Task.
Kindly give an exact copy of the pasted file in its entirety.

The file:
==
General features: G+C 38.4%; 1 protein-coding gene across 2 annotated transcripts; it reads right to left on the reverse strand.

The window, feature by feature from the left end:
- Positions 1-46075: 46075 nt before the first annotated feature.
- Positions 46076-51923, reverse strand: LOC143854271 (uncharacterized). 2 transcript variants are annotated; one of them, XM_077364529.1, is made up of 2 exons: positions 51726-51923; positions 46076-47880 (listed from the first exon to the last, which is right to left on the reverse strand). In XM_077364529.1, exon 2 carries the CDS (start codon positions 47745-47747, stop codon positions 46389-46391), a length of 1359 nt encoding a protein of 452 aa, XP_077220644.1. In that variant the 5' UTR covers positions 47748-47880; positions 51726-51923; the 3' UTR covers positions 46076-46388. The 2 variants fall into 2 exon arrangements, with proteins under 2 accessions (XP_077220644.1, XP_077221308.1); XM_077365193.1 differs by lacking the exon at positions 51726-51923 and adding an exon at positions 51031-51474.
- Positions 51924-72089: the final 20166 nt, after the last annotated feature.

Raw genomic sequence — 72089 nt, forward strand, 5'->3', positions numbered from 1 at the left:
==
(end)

General features: G+C 38.4%; 1 protein-coding gene across 2 annotated transcripts; it reads right to left on the reverse strand.

The window, feature by feature from the left end:
- Positions 1-46075: 46075 nt before the first annotated feature.
- Positions 46076-51923, reverse strand: LOC143854271 (uncharacterized). 2 transcript variants are annotated; one of them, XM_077364529.1, is made up of 2 exons: positions 51726-51923; positions 46076-47880 (listed from the first exon to the last, which is right to left on the reverse strand). In XM_077364529.1, exon 2 carries the CDS (start codon positions 47745-47747, stop codon positions 46389-46391), a length of 1359 nt encoding a protein of 452 aa, XP_077220644.1. In that variant the 5' UTR covers positions 47748-47880; positions 51726-51923; the 3' UTR covers positions 46076-46388. The 2 variants fall into 2 exon arrangements, with proteins under 2 accessions (XP_077220644.1, XP_077221308.1); XM_077365193.1 differs by lacking the exon at positions 51726-51923 and adding an exon at positions 51031-51474.
- Positions 51924-72089: the final 20166 nt, after the last annotated feature.

Raw genomic sequence — 72089 nt, forward strand, 5'->3', positions numbered from 1 at the left: